To the Editor:
Each Memorial Day, the people of Berkeley Heights honor and celebrate the memory of those who have fallen in our country’s conflicts and those who have served in them. The day’s ceremonies consist of a parade that ends at the Memorial where floral wreaths are placed. The GL Band plays the National Anthem and Echo Taps are sounded before and behind the Memorial. Speeches are then delivered at the Memorial. The Memorial is the center of activity at the township’s most important public event. The inscription on the Memorial wall calls upon us to take time to pause and remember the sacrifice made by those who answered America's call to duty. The Memorial now needs repair, restoration and the help of the people of Berkeley Heights.
Before asking for that help, it is important to review the Memorial’s history. Its beginnings go back to the years just after World War I, when the Township of New Providence, as Berkeley Heights was then known, commissioned a memorial plaque to honor service in that conflict. That plaque was set in a concrete marker and erected near the train station. There it rested until the end of Word War II. Seven sons of the Town had been lost in that war, and a plaque bearing their names was commissioned, set in a stone, and erected in front of a copse of trees in the park across from Town Hall, near the northwest corner of Park and Plainfield Avenues. Sometime later, the WW I plaque was removed from its concrete marker, set in a matching stone, and erected next to the WW II stone. The park in which the memorial stones were placed came to be known as Memorial Field.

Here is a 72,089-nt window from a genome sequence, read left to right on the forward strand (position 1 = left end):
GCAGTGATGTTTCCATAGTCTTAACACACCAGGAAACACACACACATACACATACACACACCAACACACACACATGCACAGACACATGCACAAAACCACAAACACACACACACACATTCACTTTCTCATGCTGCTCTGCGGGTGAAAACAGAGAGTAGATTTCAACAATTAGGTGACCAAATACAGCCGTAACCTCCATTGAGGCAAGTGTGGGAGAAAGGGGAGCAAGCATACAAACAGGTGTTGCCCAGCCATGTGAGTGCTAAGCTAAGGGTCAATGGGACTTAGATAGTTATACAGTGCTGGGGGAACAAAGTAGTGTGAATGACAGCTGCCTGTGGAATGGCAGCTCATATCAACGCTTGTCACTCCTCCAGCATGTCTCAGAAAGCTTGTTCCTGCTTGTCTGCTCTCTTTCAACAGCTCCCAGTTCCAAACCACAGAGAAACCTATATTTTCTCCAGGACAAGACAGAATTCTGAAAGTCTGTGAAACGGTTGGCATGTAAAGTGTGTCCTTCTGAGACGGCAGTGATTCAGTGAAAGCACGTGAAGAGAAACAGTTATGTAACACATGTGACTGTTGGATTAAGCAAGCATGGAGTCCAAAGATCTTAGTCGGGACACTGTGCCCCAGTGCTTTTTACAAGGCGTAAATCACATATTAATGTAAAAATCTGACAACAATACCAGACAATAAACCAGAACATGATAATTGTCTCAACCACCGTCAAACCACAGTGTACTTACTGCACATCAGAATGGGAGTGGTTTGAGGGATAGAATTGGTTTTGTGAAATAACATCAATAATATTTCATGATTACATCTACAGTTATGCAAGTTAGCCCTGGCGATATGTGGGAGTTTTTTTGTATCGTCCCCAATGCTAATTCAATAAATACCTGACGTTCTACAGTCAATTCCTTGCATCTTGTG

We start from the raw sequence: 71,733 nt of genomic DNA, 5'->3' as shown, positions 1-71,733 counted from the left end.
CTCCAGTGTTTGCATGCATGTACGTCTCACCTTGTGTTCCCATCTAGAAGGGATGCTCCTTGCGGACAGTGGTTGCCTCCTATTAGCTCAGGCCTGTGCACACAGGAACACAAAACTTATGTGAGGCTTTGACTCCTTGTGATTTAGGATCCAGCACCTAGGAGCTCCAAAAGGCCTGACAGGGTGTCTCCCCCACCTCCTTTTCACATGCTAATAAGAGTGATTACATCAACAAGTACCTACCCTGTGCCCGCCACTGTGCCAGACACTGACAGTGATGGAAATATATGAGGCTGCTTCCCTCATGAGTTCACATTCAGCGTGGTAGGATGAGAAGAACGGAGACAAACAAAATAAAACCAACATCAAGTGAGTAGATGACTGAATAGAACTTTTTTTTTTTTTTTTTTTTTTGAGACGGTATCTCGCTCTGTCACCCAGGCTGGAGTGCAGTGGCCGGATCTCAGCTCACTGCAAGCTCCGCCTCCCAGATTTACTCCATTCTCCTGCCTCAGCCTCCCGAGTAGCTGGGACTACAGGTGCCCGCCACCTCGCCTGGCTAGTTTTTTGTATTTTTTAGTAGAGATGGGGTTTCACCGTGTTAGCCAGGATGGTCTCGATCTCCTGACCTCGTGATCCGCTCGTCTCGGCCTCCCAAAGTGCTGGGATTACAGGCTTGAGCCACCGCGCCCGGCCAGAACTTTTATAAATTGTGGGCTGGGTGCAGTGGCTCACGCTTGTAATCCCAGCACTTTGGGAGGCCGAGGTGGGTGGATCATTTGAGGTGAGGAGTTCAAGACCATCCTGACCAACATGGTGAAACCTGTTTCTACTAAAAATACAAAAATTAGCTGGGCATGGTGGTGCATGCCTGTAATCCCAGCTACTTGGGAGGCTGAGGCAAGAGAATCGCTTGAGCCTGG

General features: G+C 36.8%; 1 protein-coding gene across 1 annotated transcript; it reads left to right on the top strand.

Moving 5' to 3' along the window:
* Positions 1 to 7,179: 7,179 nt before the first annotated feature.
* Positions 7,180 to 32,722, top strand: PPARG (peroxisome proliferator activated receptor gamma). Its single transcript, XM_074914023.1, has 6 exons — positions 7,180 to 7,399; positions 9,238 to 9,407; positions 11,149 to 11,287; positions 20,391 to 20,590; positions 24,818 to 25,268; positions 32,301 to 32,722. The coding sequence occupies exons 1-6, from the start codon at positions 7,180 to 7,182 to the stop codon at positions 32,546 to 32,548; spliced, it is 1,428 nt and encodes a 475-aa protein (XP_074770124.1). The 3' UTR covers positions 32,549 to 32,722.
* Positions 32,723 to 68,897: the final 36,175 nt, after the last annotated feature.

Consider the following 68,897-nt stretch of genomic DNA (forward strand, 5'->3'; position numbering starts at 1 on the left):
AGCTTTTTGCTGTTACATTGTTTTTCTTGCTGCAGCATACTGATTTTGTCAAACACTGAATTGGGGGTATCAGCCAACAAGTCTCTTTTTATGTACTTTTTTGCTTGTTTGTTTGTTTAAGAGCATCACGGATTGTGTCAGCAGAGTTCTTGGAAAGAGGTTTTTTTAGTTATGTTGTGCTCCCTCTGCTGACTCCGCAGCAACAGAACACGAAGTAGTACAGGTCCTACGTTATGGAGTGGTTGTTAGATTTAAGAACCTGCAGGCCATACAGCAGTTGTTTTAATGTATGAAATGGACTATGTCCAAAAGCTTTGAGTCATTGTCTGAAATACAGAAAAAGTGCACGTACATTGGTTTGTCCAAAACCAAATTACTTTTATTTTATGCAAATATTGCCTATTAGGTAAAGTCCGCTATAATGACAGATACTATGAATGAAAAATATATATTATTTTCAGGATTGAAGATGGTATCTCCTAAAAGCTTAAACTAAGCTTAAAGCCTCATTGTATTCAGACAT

As time passed, shrubs grew too large or died. The stones weathered and grew moss. Two more wars had come. In the mid 80s, a group of volunteers, members of the VFW, American Legion and a number of public officials decided to update the Memorial. A committee was formed in 1986. Various plans were considered, funds were raised and a new Memorial was unveiled on Memorial Day of 1987. It consists of a low wall bearing the inscription mentioned above, a brick walk leading to the flagpole and wall, appropriate landscaping and most importantly, two new stones and plaques, commemorating those who served in Korea and South East Asia. It is a landmark of which the town can be proud, and a fitting tribute to those whom it honors.
It is 2015, and again time has taken its toll. The brick walkway leading to the flag pole and wall has buckled, cracked and been damaged. Much of the landscaping has withered and died. The flagpole is discolored, the light fixtures rusted, and the benches mildewed. Other elements need to be refreshed. The huge Norway spruce which stands behind the Memorial is in dire condition and will likely need to be replaced. The job of restoration must be done. A group of volunteers, public officials and businesses have come forward to offer support and help. The Town Council has established a Memorial Committee. Its mission is to restore the Memorial to a pristine condition by Memorial Day 2015. Once again the residents, local businesses and organizations will be called upon soon to help with various aspects of the work, and for financial support. Those whom the Memorial honors deserve it.
Berkeley Heights Memorial Park Restoration Committee
Ted Romankow, Chairman
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